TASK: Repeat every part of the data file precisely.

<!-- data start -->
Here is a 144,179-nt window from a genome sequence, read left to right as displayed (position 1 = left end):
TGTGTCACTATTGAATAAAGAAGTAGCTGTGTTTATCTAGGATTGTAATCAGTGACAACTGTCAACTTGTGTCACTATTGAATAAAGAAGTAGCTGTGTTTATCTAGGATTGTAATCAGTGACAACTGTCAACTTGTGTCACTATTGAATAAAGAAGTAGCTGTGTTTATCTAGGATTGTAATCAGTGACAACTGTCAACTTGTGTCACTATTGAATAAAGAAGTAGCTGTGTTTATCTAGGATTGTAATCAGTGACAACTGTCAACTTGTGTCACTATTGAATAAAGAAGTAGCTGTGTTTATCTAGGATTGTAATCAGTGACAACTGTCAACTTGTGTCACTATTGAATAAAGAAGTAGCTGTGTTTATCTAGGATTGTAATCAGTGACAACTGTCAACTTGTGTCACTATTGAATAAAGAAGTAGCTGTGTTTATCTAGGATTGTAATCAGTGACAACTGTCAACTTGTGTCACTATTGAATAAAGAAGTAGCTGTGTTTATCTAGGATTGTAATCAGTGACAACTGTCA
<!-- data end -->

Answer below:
Here is a 144,179-nt window from a genome sequence, read left to right as displayed (position 1 = left end):
TGTGTCACTATTGAATAAAGAAGTAGCTGTGTTTATCTAGGATTGTAATCAGTGACAACTGTCAACTTGTGTCACTATTGAATAAAGAAGTAGCTGTGTTTATCTAGGATTGTAATCAGTGACAACTGTCAACTTGTGTCACTATTGAATAAAGAAGTAGCTGTGTTTATCTAGGATTGTAATCAGTGACAACTGTCAACTTGTGTCACTATTGAATAAAGAAGTAGCTGTGTTTATCTAGGATTGTAATCAGTGACAACTGTCAACTTGTGTCACTATTGAATAAAGAAGTAGCTGTGTTTATCTAGGATTGTAATCAGTGACAACTGTCAACTTGTGTCACTATTGAATAAAGAAGTAGCTGTGTTTATCTAGGATTGTAATCAGTGACAACTGTCAACTTGTGTCACTATTGAATAAAGAAGTAGCTGTGTTTATCTAGGATTGTAATCAGTGACAACTGTCAACTTGTGTCACTATTGAATAAAGAAGTAGCTGTGTTTATCTAGGATTGTAATCAGTGACAACTGTCA